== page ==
The Four Types of Asbestos Air Monitoring

If your property was built before the national asbestos ban in 2003, you should consider conducting an asbestos assessment.

When disturbed, asbestos can release dangerous levels of fibres into the air, increasing the risk of exposure to anyone in the building. As a means of mitigation and control assessment, asbestos air monitoring is conducted to ensure the safety of workers and occupants in asbestos-containing environments.

This guide will discuss the four main types of asbestos air monitoring methods reputable companies use. 

Exposure (Personal) Air Monitoring

The asbestos exposure air monitoring assesses the individual’s breathing zone to determine their exposure to respirable asbestos fibres.

In this method, the person wears a personal air monitor that measures the concentration of asbestos fibres in the individual’s breathing zone for a certain period. The individual’s exposure level will be compared with the national exposure standard.

Background Air Monitoring

If you suspect your building contains asbestos, you will likely plan a removal. Before any asbestos-related activities are conducted, background air monitoring is performed.

Asbestos background air monitoring is used to establish a baseline level of asbestos fibres in the environment for comparison with future events. This method is conducted to identify fibre-release sources and pre-existing conditions.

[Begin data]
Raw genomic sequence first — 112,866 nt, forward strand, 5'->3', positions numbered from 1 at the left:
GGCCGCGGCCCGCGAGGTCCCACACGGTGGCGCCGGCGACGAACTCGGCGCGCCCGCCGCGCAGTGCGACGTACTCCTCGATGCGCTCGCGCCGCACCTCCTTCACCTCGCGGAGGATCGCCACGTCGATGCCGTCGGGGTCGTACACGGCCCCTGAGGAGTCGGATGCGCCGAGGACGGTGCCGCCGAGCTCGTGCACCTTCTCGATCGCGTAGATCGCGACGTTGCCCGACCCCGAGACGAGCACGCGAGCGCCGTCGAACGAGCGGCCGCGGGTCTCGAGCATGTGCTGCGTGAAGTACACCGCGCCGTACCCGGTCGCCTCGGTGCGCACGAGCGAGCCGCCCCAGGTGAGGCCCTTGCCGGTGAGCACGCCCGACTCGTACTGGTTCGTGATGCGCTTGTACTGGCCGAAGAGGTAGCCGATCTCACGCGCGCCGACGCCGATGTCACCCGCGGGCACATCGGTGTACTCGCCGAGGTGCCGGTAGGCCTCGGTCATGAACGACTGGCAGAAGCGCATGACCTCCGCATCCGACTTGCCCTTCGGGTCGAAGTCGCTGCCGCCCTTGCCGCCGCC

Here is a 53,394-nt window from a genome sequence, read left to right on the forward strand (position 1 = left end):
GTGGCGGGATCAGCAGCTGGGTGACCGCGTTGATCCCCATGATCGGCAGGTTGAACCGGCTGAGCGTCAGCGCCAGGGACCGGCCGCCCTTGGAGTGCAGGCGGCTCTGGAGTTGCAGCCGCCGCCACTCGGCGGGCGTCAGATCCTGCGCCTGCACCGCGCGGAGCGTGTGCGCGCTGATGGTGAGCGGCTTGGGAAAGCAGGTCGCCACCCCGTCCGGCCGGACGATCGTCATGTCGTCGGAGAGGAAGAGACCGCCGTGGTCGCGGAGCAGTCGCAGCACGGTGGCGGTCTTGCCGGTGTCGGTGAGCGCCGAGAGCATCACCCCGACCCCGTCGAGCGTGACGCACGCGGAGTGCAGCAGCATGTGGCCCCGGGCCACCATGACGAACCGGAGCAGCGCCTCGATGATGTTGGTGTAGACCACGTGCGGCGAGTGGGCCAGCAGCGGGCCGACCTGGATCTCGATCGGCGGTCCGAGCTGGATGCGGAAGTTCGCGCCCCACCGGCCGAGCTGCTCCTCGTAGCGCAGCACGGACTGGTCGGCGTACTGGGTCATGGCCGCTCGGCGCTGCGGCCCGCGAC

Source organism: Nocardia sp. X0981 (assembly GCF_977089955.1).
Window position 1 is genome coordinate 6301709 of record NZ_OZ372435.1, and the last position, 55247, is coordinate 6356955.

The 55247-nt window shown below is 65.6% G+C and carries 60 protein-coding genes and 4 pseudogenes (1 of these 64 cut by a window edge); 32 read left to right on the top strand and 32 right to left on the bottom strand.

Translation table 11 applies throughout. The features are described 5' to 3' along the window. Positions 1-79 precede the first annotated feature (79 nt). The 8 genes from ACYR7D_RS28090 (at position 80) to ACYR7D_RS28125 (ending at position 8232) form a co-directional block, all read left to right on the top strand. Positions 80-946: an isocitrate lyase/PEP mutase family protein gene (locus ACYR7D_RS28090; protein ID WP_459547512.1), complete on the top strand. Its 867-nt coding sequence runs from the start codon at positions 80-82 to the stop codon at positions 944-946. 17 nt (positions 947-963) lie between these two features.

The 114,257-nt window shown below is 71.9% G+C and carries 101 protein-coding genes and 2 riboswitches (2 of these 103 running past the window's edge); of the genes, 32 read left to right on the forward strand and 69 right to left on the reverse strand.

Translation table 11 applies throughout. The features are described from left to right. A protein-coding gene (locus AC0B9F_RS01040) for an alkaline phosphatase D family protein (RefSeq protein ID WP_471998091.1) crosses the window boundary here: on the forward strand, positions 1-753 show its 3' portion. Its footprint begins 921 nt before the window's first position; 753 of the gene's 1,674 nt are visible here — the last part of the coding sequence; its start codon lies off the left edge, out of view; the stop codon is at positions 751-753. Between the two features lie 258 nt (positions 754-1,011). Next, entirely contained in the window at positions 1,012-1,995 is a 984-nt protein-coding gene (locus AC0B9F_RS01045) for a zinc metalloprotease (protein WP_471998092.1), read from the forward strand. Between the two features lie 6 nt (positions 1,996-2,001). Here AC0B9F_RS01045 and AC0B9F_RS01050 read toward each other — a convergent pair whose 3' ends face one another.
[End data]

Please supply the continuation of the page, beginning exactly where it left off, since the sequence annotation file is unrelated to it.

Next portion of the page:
Fibre Release/Leakage Monitoring

The leakage or fibre release monitoring is conducted to analyse the efficiency of control measures during the removal of asbestos-containing materials (ACMs). During the process, also called control monitoring, the air is tested to measure respirable asbestos fibre levels during work.

This method is critical in identifying potential weaknesses in implemented measures and working methodology early. If elevated fibre levels are detected, corrective action must be taken immediately.

Clearance Air Monitoring

Removing asbestos from the property is not sufficient to consider the area safe. While you might think AMCs are no longer present, the risk of fibres in the air may deem the place unfit for reoccupation.

Clearance monitoring is performed to determine whether a property is completely clear of asbestos. This process determines the level of respirable fibres in the air following removal work. This is to ensure the area is guaranteed safe.

Clearance monitoring is usually done when preceded by the following:

  • Uncontrolled fibre release in asbestos work enclosure breach
  • Removal of bonded or non-friable asbestos
  • Identification of damaged asbestos-containing materials

Remember, the sooner you identify asbestos, the faster you can control it. As much as possible, you want to eliminate any risks posed by asbestos on your property, so contact Global Asbestos Audits for a comprehensive air monitoring routine.